Verizon (NYSE:VZ) has found a sneaky way to make it harder for customers to drop it for a rival while making it harder on those rivals if they do.

The company has changed language in its contract -- fine print few people are likely to read -- to delay monthly reductions in the early termination fees (ETF) customers have to pay in order to end their relationship with the carrier before the two-year period passes. In Verizon's defense, it does bold the financial terms of the ETF in the agreement, which makes them stand out a little in the 5,400-word document. The problem is that it does not point out that in the current contract the terms have changed in a way that does not favor the customer. 

This small swap could not only cost customers as much as $70 extra, it could also cost Sprint (NYSE:S) and T-Mobile (NASDAQ:TMUS) as long as they offer to pay ETFs for customers willing to switch.

Verizon

Verizon has made a change to its contract that few customers are likely to notice. Source: Verizon

What did Verizon do?
Before the contract change Verizon customers who signed a two-year contract on a top-tier smartphone saw their ETF, which starts at $350, drop by $10 each month starting the first month. Now, the reductions don't kick in until eight months. That means that in a worst-case-scenario a subscriber who seeks to leave after seven months will now still owe $350 rather than the previous $280. Under the new contracts, ETFs decline "$10 per month in months 8-18, $20 per month in months 19-23, and $60 in the final month of your contract term."

The company made a similar change to its contract for basic phones and tablets. Those customers start with a $175 ETF which under the old deal dropped by $5 from the first month. Now the $175 penalty will drop "$5 per month in months 8–18, $10 per month in months 19–23, and $30 in the final month of your contract term." 

Why is this bad?
The purpose of an ETF is to protect the company, which essentially fronts a portion of the cost of the phone for the customer. Generally the wireless carrier makes up the lost money by charging more for service each month. If a customer stays for two years then the deal has worked. He or she got a phone without paying full price up front and the company makes up more than it put out by collecting the extra monthly charges.

When a customer breaks that deal the ETF allows the company to recoup its loss. Under Verizon's new terms it gets to collect seven months of increased monthly fees before it lowers the ETF. On a two-year contract for an iPhone 6 the company recommends a 2 GB data plan that costs $75 a month. If you finance the same phone (or buy it outright upfront) Verizon offers a $15-a-month discount on plans of 500 MB-8 GB of data. The savings climb to $25 a month on bigger data plans.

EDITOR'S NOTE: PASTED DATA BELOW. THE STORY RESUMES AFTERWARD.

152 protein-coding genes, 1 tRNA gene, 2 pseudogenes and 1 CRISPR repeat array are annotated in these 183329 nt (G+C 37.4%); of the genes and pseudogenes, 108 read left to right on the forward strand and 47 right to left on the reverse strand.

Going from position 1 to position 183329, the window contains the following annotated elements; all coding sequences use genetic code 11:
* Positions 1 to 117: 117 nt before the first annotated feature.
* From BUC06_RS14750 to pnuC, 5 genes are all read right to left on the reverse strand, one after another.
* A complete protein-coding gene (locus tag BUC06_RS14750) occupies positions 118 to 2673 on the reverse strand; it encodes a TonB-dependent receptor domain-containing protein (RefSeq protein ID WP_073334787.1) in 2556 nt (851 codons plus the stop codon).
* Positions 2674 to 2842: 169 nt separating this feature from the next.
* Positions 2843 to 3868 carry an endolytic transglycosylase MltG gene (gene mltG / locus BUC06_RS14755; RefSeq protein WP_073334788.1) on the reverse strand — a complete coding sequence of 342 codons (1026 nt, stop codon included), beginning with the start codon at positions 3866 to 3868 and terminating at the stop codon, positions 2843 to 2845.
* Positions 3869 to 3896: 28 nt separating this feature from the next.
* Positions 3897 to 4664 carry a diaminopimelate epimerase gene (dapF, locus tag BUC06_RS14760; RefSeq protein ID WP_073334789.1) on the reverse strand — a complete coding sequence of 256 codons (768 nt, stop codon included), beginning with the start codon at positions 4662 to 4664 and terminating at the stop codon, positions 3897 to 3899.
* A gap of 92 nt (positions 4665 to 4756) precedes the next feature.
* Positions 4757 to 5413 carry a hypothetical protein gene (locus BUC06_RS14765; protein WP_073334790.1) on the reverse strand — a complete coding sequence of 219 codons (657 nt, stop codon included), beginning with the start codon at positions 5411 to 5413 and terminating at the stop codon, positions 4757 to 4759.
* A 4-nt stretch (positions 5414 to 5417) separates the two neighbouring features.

So customers on a plan that's 8 GB or smaller will spend $15 a month for seven months, or $105 more than their counterparts who chose to finance or purchase their phone. Even though that money has partially paid off their phone, Verizon won't be crediting them on their ETF.

Why is this bad for T-Mobile and Sprint?
Sprint
and T-Mobile are both offering to pay up to $350 per line in ETF fees in order to win customers from their rivals. Because of the sliding scale previously offered, the companies only had to pay that much to Verizon customers if they switched immediately after signing up. The change means that T-Mobile and Sprint will have to pay more if customers decide to leave earlier in the terms of their contract. That's not going to keep the customers on board as long as Sprint and T-Mobile offer to pay the ETF, but it could increase the costs for the two companies and may lead to them rethinking this deal.

T-Mobile introduced its ETF payment plan in January and Sprint followed in April. Those actions likely put millions of previously trapped smartphone customers into play because they could now move without penalty. Before the plans, however, only about 1% of Verizon and AT&T customers moved each month, The Wall Street Journal reported in July 2013. 

Neither T-Mobile nor Sprint reports how much it spends paying ETF fees in its quarterly reports, but T-Mobile did just post its biggest customer gain ever for a quarter --  2.3 million in the third quarter -- which suggests that people are talking advantage of these offers. Some are likely at the end of contracts, but not having to pay an ETF makes it possible for any customer to move at any time in their contract and some certainly will.

Verizon is being smart
Verizon has been clever in two ways. First, it makes it less likely that a customer will choose to pay his own ETF in order to switch to an ultra low-cost carrier. Second, it essentially places a tax on its two upstart rivals that will increase the cost of offering to pay ETFs as a way to entice customers to switch. 

The company has also done something that makes its overall contract worse, which very few people will notice until it's too late to do anything about it. And, of course, the people getting angry at Verizon are customers who plan to leave. This change may keep them around for a few months longer or it will send them to Sprint or T-Mobile with Verizon having pocketed some extra money along the way.

It's not a good deal, but it's also subtle enough that it's unlikely to cause very many people to not sign a Verizon contract in the first place.

Daniel Kline has no position in any stocks mentioned. He is a Sprint customer. The Motley Fool has no position in any of the stocks mentioned. Try any of our Foolish newsletter services free for 30 days. We Fools may not all hold the same opinions, but we all believe that considering a diverse range of insights makes us better investors. The Motley Fool has a disclosure policy.